Author Topic: British subjects in Imperial Russia  (Read 24695 times)

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Offline sascha

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Re: British subjects in Imperial Russia
« Reply #30 on: September 07, 2016, 05:27:00 PM »
Hi,

interesting information.

One can wonder why he changed his name. May be not very easy to pronounce for russians and the french style sounds good.

I came him across several times however not usefull for my family research.

Thanks anyhow,

sascha

Offline Превед

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Re: British subjects in Imperial Russia
« Reply #31 on: September 08, 2016, 02:59:05 AM »
Charles Gascoigne, mentioned in one of the posts on this forum, was the baptismal name of Charles Baird.  According to Scottish church records, he had his name formally altered in 1792.

One can wonder why he changed his name. May be not very easy to pronounce for russians and the french style sounds good.

According to Wikipedia, the Scottish-Russian engineer and steam boat pioneer Charles Baird was born Gascoigne Baird. His first name was in honour of the owners of his parents tenant farm, the Gascoigne family, whose son, Charles Gascoigne, the industrialist of Carron Ironworks, he accompanied to Russia. He possibly changed his name to avoid confusion with his patron.

I don't think Russians would have huge problems with the name Gascoigne. In Russian it's written (phonetically) as Гаскойн (Gaskoyn) and is quite close to goskoy (several meanings apparantly, one being a grammatical case form of the female name Goska) and Goskino, the acronym of the USSR State Committee for Cinematography.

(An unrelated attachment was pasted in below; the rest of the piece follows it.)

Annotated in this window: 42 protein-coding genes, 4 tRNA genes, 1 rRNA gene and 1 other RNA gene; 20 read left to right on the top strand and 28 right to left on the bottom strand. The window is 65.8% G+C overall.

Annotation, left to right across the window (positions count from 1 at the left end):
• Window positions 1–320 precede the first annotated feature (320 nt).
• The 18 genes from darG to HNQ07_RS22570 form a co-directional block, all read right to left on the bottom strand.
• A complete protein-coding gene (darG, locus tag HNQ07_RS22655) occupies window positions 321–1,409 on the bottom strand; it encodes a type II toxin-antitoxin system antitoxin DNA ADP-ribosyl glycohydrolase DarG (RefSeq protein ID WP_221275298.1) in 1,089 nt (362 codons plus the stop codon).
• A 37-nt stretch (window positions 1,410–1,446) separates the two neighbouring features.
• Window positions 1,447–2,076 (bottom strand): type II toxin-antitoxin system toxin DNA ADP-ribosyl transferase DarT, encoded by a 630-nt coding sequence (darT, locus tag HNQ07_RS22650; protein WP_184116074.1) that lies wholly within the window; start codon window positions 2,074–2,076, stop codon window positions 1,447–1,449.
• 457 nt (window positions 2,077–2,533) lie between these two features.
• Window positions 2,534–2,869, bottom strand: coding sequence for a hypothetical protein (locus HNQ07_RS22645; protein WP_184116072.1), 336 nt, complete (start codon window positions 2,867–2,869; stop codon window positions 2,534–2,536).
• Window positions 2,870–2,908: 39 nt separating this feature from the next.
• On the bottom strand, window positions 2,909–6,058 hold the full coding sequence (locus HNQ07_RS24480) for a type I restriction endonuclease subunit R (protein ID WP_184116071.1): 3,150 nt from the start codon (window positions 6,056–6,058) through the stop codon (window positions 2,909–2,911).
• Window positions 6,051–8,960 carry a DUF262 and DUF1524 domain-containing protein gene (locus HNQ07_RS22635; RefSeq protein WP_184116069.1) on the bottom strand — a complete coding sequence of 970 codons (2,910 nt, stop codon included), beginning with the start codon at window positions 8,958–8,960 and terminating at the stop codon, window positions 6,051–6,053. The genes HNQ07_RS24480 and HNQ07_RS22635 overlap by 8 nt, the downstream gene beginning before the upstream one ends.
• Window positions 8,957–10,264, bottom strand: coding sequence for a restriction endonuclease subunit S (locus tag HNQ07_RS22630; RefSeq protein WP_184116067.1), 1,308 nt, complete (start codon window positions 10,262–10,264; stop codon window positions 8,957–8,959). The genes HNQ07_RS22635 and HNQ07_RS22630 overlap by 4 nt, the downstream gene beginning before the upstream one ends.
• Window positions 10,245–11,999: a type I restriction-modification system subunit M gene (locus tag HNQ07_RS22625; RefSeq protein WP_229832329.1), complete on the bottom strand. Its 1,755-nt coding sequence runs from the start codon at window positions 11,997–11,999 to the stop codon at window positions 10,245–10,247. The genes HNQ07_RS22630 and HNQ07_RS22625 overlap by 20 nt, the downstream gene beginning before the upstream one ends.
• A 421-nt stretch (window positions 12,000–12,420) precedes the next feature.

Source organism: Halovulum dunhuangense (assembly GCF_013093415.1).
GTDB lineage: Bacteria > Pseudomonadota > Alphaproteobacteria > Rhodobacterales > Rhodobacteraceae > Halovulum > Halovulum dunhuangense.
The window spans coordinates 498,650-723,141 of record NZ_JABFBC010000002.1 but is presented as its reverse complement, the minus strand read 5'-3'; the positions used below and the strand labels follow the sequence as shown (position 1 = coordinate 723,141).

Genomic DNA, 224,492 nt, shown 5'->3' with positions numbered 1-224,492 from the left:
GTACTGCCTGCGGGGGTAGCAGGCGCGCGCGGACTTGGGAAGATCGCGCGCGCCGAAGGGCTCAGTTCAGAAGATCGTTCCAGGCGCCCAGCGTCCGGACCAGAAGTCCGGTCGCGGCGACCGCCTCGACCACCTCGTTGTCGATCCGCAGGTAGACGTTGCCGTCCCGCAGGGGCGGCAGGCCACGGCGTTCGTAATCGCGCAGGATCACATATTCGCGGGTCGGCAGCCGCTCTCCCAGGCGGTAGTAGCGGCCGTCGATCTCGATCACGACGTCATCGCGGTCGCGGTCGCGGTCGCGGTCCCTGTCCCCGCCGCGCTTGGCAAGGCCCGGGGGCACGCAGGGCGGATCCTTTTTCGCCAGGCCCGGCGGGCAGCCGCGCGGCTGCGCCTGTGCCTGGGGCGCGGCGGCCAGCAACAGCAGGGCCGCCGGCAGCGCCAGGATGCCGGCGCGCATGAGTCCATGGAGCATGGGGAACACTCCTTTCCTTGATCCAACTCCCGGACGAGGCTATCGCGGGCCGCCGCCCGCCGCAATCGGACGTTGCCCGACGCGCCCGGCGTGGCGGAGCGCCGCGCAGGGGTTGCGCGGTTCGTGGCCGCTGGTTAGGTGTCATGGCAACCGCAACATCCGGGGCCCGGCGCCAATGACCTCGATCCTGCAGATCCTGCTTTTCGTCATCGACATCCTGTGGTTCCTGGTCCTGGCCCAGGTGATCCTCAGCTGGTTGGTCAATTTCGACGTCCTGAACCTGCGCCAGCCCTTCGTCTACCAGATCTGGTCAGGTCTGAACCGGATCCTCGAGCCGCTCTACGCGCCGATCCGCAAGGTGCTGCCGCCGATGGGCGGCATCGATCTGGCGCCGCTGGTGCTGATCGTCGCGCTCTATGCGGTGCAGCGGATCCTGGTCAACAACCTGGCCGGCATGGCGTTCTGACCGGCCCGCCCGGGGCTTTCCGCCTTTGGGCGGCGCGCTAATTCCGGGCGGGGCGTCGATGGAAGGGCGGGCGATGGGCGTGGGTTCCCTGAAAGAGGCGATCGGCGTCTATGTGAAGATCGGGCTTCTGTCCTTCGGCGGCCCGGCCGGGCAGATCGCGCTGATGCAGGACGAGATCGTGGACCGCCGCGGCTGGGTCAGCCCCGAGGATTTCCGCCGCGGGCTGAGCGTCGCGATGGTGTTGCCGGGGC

« Last Edit: September 08, 2016, 03:04:41 AM by Превед »
Березы севера мне милы,
Их грустный, опущённый вид,
Как речь безмолвная могилы,
Горячку сердца холодит.

(Афанасий Фет: Ивы и березы, 1843 / 1856)

Offline IanJ

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Re: British subjects in Imperial Russia
« Reply #32 on: September 12, 2016, 07:50:07 AM »
I made this amendment to Charles Baird's entry in Wikipedia because this forum is not the only place where Charles Gascoigne appears as if he was a different individual, and hoped it might prevent more of those errors. 

I came across the information while checking what was known about the Baird family, because of my academic interest in one of the Handyside family, who were closely related, and found that both the Bairds and the Handysides were quite significant families in nineteenth century Britain as well as in Russia. 

Charles's father was Nicol Baird, who became Surveyor (Chief Engineer) of the Forth and Clyde Navigation. 

Charles Baird persuaded at least three of his sister Margaret's sons (William, Andrew and James Handyside) to join him in St. Petersburg. The first two became famous engineers in Russia and Britain.  James, whose grand-daughter is the focus of my interest, was a medical doctor. 

Two other Handyside brothers, Nicol and Robert, founded the Anchor Line, a shipping company based in Glasgow.  This ran regular sailings to Russia, amongst other places throughout the world, and one of the brothers became the Russian Consul in Scotland.